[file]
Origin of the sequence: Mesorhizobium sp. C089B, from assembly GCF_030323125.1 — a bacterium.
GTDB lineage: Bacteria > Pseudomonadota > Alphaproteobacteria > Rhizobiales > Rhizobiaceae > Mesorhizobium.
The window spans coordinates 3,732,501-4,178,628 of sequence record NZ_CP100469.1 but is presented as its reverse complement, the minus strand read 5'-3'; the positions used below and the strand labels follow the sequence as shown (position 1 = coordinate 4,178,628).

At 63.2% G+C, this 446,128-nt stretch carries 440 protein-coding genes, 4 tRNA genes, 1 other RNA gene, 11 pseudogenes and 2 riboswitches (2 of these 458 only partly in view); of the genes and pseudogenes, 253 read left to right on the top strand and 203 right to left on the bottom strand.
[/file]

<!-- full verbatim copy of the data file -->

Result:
Origin of the sequence: Mesorhizobium sp. C089B, from assembly GCF_030323125.1 — a bacterium.
GTDB lineage: Bacteria > Pseudomonadota > Alphaproteobacteria > Rhizobiales > Rhizobiaceae > Mesorhizobium.
The window spans coordinates 3,732,501-4,178,628 of sequence record NZ_CP100469.1 but is presented as its reverse complement, the minus strand read 5'-3'; the positions used below and the strand labels follow the sequence as shown (position 1 = coordinate 4,178,628).

At 63.2% G+C, this 446,128-nt stretch carries 440 protein-coding genes, 4 tRNA genes, 1 other RNA gene, 11 pseudogenes and 2 riboswitches (2 of these 458 only partly in view); of the genes and pseudogenes, 253 read left to right on the top strand and 203 right to left on the bottom strand.